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KE Spotlight

  • HKU publishes EOC-funded study on unconscious bias

    HKU publishes EOC-funded study on unconscious bias

    A study, “Doing Equality Consciously: Understanding Unconscious Bias and its Role and Implications in the Achievement of Equality in Hong Kong and Asia”, funded by the Equal Opportunities Commission was published on 24 September 2019. The project was housed at The University of Hong Kong’s Women’s Studies Research Centre (WSRC) and the Faculty of Law’s Centre for Comparative and Public Law (CCPL), and aimed to look into the types and extent of unconscious bias and the potential for intervention in different settings. The report offers several recommendations, including incorporating implicit bias awareness into early childhood education, and institutionalising training in governmental, educational, corporate, health, civil society, legal, and social welfare organisations.

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  • Faculty Knowledge Exchange Awards 2019

    Faculty Knowledge Exchange Awards 2019

    The annual Faculty Knowledge Exchange (KE) Awards recognise each Faculty’s outstanding KE accomplishment that has made demonstrable economic, social or cultural impacts to benefit the community, business/industry, or partner organisations. Results of the 2019 Faculty KE Awards are now available.

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  • Knowledge Exchange (KE) Excellence Award 2018

    Knowledge Exchange (KE) Excellence Award 2018

    The university-level KE Excellence Award was introduced in 2015-16 to recognise the significant impact that our academic staff had made to benefit society. The KE Excellence Award 2018 was awarded to Ms Rebecca Wing Chi Lee and Professor Lusina Kam Shuen Ho of the Faculty of Law.

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  • HKU study suggests Hong Kong has a high volume and lucrative black market business

    HKU study suggests Hong Kong has a high volume and lucrative black market business

    Ms Amanda Whitfort, Associate Professor of the HKU Faculty of Law, joined forces with members of the Hong Kong Wildlife Trade Working Group (HKWTWG) to publish a study focusing on the type and volume of seizures related to illegal wildlife trade in Hong Kong. The report suggested that HK$560 m worth of wildlife products was seized between 2013 and 2017, potentially equivalent to the deaths of 3,000 elephants, 65,000 pangolins and 51 rhinoceros. Ms Whitfort said the wildlife trade in the city remained under-policed and under-investigated. The authors urged the government to establish a wildlife crime unit and called for wildlife offences to be included under the same laws against organised crime.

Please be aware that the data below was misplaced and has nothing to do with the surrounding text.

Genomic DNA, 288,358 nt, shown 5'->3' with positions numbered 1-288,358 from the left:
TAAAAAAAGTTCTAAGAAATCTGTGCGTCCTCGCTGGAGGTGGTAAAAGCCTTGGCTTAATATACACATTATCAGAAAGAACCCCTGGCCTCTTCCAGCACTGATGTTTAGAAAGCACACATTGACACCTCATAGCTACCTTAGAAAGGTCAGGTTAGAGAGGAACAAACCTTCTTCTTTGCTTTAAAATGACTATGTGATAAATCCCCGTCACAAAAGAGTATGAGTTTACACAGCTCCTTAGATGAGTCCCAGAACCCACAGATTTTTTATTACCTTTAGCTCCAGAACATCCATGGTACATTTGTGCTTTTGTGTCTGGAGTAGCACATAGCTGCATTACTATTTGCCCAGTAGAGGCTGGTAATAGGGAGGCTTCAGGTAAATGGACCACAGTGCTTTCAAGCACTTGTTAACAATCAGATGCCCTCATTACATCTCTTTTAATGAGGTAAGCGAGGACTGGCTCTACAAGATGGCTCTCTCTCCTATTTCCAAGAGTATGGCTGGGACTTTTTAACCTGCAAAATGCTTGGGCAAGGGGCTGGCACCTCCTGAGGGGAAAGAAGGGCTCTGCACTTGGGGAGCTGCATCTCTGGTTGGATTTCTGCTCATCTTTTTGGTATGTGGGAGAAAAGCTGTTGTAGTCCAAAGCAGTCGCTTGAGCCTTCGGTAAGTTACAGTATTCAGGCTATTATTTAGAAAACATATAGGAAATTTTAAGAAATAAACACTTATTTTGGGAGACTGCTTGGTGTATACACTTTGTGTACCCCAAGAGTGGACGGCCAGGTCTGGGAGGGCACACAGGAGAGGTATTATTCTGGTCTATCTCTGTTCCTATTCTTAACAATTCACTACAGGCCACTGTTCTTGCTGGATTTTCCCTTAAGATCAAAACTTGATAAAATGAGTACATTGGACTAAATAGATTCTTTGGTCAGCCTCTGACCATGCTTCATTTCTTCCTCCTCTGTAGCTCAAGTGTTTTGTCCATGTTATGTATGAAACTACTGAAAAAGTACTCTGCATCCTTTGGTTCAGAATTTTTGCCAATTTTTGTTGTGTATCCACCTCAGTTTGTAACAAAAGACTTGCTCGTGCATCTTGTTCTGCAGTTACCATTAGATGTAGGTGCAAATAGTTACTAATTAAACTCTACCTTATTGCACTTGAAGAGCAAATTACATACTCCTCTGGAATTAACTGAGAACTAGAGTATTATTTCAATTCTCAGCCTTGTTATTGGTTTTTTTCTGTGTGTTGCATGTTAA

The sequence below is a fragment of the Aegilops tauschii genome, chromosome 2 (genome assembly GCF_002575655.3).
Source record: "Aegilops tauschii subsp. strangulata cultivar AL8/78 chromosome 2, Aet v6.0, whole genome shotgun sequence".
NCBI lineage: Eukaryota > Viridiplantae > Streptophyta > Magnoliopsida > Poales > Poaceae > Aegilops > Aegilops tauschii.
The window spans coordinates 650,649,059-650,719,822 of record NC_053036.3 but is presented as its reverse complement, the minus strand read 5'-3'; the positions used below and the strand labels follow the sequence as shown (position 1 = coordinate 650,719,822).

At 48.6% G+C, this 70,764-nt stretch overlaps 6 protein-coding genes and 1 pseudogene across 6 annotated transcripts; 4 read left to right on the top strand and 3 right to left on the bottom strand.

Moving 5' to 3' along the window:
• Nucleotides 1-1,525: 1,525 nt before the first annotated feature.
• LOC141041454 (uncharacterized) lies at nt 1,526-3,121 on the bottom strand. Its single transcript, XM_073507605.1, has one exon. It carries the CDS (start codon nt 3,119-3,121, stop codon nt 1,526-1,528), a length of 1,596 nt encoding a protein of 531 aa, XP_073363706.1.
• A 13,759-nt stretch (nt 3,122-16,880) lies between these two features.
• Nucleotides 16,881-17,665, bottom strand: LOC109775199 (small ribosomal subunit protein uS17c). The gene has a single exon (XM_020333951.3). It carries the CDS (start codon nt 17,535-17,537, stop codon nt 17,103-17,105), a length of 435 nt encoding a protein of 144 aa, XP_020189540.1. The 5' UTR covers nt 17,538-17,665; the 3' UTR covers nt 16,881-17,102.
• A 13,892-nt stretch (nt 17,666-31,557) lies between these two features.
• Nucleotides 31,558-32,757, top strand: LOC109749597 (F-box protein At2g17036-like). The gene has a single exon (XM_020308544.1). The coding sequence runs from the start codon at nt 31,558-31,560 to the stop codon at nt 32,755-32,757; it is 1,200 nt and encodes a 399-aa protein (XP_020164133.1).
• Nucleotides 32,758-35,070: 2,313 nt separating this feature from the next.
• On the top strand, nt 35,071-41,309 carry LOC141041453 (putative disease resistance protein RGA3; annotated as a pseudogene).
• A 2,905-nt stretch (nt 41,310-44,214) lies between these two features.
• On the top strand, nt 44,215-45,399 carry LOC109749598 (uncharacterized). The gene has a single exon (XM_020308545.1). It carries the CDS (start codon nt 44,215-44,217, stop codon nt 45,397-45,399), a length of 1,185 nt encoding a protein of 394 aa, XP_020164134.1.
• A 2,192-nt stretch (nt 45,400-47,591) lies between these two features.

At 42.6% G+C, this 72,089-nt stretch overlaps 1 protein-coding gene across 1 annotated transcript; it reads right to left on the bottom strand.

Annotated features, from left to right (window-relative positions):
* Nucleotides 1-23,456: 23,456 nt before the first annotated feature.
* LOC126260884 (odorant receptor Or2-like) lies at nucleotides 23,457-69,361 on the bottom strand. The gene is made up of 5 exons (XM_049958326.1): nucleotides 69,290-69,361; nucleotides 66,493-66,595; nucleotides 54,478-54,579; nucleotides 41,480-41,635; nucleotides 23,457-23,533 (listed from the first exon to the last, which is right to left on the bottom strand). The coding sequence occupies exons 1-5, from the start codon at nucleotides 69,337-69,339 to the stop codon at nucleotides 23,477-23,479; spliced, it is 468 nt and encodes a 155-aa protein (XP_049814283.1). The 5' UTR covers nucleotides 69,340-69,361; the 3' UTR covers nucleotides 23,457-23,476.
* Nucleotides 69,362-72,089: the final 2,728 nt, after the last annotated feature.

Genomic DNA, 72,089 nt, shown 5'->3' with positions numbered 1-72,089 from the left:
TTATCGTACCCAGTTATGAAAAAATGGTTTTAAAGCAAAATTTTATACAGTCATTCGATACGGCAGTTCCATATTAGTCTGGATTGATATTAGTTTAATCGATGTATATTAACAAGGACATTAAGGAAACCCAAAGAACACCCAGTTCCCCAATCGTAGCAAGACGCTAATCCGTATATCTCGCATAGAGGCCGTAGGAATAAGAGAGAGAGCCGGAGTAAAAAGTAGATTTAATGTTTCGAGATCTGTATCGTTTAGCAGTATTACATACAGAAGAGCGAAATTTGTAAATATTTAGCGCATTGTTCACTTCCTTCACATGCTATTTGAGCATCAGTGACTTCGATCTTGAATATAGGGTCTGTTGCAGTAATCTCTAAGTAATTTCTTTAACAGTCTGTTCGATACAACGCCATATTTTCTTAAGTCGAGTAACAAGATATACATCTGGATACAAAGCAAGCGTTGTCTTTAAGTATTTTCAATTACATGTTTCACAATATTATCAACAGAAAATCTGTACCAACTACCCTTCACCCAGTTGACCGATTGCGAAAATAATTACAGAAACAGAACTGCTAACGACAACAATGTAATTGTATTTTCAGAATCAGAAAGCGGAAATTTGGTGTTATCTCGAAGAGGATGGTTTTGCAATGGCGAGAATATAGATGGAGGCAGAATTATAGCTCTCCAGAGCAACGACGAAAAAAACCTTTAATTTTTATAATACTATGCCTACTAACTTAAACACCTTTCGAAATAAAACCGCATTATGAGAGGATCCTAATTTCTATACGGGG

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  • Faculty Knowledge Exchange Awards 2018

    Faculty Knowledge Exchange Awards 2018

    The annual Faculty Knowledge Exchange (KE) Awards recognise each Faculty’s outstanding KE accomplishment that has made demonstrable economic, social or cultural impacts to benefit the community, business/industry, or partner organisations. Results of the 2018 Faculty KE Awards are now available.

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  • HKU Faculty of Law launches DIY Residential Tenancy Agreement E-Package

    HKU Faculty of Law launches DIY Residential Tenancy Agreement E-Package

    A team of students from HKU Faculty of Law led by Principal Lecturer Ms Dora Chan and  Adjunct Associate Professor Mr Edmund Cham has prepared an “E-package of DIY Residential Tenancy Agreement” to provide the public with free and easy access to a residential tenancy agreement template and a set of guidance notes on the stamping, registration and filing of Form CR 109 for a residential tenancy agreement. The template allows tenants to enter into a tenancy agreement for their residential homes independently, without the costs and trouble of engaging a lawyer or an estate agent. The tenancy agreement template also contains typical terms governing the rights and liabilities of both the landlord and the tenant.

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  • HKU law scholar writes law book for children

    HKU law scholar writes law book for children

    HKU Law Assistant Professor Dr Michael Ng published a book, “Kids also know the law”, specifically for children on simple legal concepts. Topics including bullying, libel, and privacy. The book was written from the children’s perspective, with examples derived from the everyday life or well-known fairytales. Dr Ng said he was inspired about 10 years ago when he noticed there was a lack of books on law targeting children.

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